Have you ever been targeted by an ad for a particular product on social media just moments after you mentioned that exact product in a conversation with a friend?
Have you ever chatted about a hotel on WhatsApp and then logged in to your Instagram account only to see a picture of that very hotel coming up in your feed?
You have? You’re probably not alone.
Any prolific user of any social media platform has stories of apparently random ads appearing almost as soon they think – and then talk – of them. According to internet conspiracy theorists, the giants of the tech world are using the microphones on our smartphones to listen in to our conversations and then deploy mysterious algorithms to work out what we want (or what it wants us to want) before offering it to us.
So loud has the conspiracy chatter grown, that Facebook has been forced to issue statements insisting it does not "listen" to our conversations for advertising purposes.
Snopes, the always-excellent website for ruining urban legends, has backed up the social media giant and says the rumour started with claims from a University of South Florida professor that Facebook was listening to her conversations. “Based on this rather flimsy bit of anecdotal speculation, users expressed concerns that soon ballooned into full-blown conspiracy theories,” it says.
A perhaps more plausible – if duller – reason you sometimes see ads for things you have just talked about is due to something known as the Baader-Meinhof phenomenon, that states that once you talk or experience something, you are more aware of and will notice it more.
While Facebook may not be eavesdropping on us – the manner in which the story exploded and continues to circulate is reflective of our time and our fears technology is spying on us.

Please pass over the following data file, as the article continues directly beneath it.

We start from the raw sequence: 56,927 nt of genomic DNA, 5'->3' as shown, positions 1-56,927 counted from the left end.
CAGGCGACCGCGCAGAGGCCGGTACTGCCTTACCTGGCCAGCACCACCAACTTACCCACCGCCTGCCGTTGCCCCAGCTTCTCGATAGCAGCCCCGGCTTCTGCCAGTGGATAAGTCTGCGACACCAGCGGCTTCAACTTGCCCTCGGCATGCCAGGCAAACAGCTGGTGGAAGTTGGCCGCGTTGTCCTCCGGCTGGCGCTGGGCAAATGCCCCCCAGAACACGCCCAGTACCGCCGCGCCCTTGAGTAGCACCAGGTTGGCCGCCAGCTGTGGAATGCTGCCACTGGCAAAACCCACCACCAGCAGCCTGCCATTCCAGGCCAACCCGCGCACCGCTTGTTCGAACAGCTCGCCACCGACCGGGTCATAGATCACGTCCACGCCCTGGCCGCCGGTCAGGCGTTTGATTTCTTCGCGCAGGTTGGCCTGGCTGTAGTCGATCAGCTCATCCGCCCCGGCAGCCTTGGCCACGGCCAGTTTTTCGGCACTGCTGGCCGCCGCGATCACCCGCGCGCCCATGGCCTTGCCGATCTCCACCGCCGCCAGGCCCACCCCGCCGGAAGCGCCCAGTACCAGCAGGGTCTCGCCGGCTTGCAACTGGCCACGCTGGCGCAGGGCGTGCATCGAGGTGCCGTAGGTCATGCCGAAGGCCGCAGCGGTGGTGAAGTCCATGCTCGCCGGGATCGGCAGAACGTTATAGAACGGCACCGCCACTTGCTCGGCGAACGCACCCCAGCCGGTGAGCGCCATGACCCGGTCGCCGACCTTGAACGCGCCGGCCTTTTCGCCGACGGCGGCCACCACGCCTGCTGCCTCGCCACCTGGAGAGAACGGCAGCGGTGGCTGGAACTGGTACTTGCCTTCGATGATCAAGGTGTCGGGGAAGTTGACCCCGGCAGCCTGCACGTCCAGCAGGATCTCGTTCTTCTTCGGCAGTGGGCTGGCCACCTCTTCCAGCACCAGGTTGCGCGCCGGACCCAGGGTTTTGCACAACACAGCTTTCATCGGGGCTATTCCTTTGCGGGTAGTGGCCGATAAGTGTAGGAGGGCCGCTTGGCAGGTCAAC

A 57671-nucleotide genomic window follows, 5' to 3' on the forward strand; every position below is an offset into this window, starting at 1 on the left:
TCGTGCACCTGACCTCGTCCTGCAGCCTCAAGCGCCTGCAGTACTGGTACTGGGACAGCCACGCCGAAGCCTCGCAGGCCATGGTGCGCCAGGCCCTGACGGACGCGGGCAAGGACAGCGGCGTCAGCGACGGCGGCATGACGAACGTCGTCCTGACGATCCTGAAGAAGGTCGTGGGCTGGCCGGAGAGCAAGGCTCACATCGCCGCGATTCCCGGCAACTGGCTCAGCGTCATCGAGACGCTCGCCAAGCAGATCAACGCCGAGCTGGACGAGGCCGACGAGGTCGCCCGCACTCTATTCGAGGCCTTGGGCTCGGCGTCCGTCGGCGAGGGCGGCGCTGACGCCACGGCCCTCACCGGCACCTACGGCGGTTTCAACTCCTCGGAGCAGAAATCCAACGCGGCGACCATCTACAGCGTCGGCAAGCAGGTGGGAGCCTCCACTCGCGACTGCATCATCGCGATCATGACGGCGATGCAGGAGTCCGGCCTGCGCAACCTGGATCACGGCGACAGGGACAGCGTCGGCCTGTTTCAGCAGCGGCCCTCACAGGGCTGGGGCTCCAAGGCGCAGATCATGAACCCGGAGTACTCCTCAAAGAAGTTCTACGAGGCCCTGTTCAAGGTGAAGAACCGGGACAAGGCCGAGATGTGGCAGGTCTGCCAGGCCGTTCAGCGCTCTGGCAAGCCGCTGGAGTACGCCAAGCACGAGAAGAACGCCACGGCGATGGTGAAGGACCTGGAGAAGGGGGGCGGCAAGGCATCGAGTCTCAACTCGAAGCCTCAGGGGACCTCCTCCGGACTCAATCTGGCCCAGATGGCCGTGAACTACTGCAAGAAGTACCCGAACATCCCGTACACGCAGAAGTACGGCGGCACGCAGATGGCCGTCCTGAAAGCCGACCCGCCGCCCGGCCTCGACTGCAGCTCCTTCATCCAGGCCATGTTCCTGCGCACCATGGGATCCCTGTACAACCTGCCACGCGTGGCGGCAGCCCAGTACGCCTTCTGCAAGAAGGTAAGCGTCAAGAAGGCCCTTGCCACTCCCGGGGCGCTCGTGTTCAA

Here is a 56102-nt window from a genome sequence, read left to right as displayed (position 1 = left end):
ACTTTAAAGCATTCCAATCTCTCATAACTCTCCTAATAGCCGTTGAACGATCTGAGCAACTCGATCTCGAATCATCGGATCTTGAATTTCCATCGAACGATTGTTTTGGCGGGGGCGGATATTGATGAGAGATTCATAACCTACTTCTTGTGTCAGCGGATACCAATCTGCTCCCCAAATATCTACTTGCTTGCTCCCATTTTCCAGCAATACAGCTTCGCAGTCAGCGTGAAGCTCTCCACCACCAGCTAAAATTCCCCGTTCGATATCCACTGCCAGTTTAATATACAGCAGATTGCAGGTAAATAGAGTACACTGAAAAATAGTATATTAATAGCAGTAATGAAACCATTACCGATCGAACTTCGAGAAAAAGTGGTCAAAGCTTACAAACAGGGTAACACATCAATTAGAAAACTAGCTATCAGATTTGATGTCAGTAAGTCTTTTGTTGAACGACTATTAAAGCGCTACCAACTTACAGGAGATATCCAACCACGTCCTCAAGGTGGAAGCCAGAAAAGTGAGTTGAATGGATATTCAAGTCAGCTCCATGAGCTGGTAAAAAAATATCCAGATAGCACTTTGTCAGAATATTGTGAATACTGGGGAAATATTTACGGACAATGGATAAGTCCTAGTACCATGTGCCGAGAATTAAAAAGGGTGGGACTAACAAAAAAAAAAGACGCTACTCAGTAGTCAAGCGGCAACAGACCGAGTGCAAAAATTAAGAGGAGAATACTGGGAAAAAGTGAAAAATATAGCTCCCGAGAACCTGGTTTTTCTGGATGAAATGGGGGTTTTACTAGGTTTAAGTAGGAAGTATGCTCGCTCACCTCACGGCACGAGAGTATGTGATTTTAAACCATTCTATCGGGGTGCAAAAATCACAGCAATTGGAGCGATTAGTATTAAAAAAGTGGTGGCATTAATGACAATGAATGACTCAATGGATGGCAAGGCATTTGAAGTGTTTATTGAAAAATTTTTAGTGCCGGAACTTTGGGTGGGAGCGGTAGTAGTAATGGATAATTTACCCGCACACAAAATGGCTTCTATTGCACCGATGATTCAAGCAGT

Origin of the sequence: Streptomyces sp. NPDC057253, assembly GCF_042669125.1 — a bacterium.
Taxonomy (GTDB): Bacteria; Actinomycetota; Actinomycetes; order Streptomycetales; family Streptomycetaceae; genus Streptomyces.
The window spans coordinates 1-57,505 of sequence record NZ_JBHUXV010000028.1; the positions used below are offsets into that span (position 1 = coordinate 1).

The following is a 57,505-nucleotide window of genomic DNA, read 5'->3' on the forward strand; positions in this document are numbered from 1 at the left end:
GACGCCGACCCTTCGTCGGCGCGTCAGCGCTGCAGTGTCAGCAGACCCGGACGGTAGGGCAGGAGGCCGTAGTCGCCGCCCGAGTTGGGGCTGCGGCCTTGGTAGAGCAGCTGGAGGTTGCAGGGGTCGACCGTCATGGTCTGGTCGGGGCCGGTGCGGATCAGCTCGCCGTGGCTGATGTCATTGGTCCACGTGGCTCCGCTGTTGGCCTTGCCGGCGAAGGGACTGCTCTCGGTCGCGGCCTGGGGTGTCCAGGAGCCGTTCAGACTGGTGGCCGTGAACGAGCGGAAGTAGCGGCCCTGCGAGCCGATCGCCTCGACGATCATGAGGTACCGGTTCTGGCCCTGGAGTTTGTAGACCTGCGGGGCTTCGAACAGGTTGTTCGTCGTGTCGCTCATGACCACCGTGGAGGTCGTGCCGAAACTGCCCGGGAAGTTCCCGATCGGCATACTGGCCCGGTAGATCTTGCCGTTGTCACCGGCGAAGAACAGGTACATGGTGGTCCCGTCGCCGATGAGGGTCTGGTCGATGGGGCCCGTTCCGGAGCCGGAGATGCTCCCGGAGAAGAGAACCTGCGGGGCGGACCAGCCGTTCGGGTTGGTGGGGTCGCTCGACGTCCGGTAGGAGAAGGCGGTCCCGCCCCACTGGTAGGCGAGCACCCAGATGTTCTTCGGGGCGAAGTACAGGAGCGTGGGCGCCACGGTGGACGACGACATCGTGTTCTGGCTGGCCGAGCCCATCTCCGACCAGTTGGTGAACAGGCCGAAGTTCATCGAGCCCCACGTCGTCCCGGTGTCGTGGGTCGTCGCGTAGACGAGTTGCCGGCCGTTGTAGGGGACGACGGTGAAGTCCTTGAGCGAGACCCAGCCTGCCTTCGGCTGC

Such fears are only going to magnify in the years ahead as we step further into the brave new world of automation and artificial intelligence. A new study addresses elements of this brave new world and paints a picture of conflicted Irish consumers who want a “more tailored customer experience” while being “concerned about giving out their personal details”.
Such concerns mean people have taken to withholding the exact information companies need to understand and anticipate their needs. So, on the one hand, we want companies to give us what we want almost before we know we want it, but, on the other, we don’t want to give them what they want to be able to do that?
Confused? So is Pricewatch.
Digital trust a key consumer concern
The 13th Accenture Strategy Global Consumer Pulse Research gauges the attitudes and expectations of more than 25,000 consumers around the world, including hundreds of consumers here, about their appetite for more intuitive, technology-driven brand experiences.
The research shows that 43 per cent of us are more likely to shop with companies that always personalise experiences, as long as our trust isn’t compromised.
Over a quarter of those polled said they would find great value in services that intuitively learn about their needs over time to customise product, service or content recommendations.
A further 52 per cent of Irish consumers would use ‘smart-reordering’ services, where intelligent sensors in the home preempt when a product, such as laundry detergent, is running low and automatically re-orders it on their behalf. Another 27 per cent use ‘digital assistants’ such as Siri, and Amazon’s Alexa.